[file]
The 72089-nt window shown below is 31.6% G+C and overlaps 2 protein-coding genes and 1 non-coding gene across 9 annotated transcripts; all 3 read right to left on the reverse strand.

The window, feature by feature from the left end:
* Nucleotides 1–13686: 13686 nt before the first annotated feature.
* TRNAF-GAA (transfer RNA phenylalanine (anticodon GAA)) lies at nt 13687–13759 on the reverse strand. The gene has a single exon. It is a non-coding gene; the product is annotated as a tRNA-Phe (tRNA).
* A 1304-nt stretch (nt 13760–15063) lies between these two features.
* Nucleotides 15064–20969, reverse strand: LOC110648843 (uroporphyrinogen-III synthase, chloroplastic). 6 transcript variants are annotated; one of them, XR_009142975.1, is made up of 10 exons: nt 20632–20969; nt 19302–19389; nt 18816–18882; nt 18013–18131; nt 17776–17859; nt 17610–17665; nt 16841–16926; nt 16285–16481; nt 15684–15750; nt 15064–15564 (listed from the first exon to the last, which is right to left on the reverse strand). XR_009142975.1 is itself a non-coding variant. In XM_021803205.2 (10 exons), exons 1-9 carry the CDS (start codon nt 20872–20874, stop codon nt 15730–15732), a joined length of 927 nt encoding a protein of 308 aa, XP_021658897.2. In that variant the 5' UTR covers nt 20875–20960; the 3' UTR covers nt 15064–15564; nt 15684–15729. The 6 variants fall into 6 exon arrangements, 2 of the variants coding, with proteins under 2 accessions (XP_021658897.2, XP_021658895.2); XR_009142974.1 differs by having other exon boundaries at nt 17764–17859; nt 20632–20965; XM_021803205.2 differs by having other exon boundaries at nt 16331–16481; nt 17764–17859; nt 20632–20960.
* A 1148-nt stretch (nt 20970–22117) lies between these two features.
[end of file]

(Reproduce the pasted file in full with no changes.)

The 72089-nt window shown below is 31.6% G+C and overlaps 2 protein-coding genes and 1 non-coding gene across 9 annotated transcripts; all 3 read right to left on the reverse strand.

The window, feature by feature from the left end:
* Nucleotides 1–13686: 13686 nt before the first annotated feature.
* TRNAF-GAA (transfer RNA phenylalanine (anticodon GAA)) lies at nt 13687–13759 on the reverse strand. The gene has a single exon. It is a non-coding gene; the product is annotated as a tRNA-Phe (tRNA).
* A 1304-nt stretch (nt 13760–15063) lies between these two features.
* Nucleotides 15064–20969, reverse strand: LOC110648843 (uroporphyrinogen-III synthase, chloroplastic). 6 transcript variants are annotated; one of them, XR_009142975.1, is made up of 10 exons: nt 20632–20969; nt 19302–19389; nt 18816–18882; nt 18013–18131; nt 17776–17859; nt 17610–17665; nt 16841–16926; nt 16285–16481; nt 15684–15750; nt 15064–15564 (listed from the first exon to the last, which is right to left on the reverse strand). XR_009142975.1 is itself a non-coding variant. In XM_021803205.2 (10 exons), exons 1-9 carry the CDS (start codon nt 20872–20874, stop codon nt 15730–15732), a joined length of 927 nt encoding a protein of 308 aa, XP_021658897.2. In that variant the 5' UTR covers nt 20875–20960; the 3' UTR covers nt 15064–15564; nt 15684–15729. The 6 variants fall into 6 exon arrangements, 2 of the variants coding, with proteins under 2 accessions (XP_021658897.2, XP_021658895.2); XR_009142974.1 differs by having other exon boundaries at nt 17764–17859; nt 20632–20965; XM_021803205.2 differs by having other exon boundaries at nt 16331–16481; nt 17764–17859; nt 20632–20960.
* A 1148-nt stretch (nt 20970–22117) lies between these two features.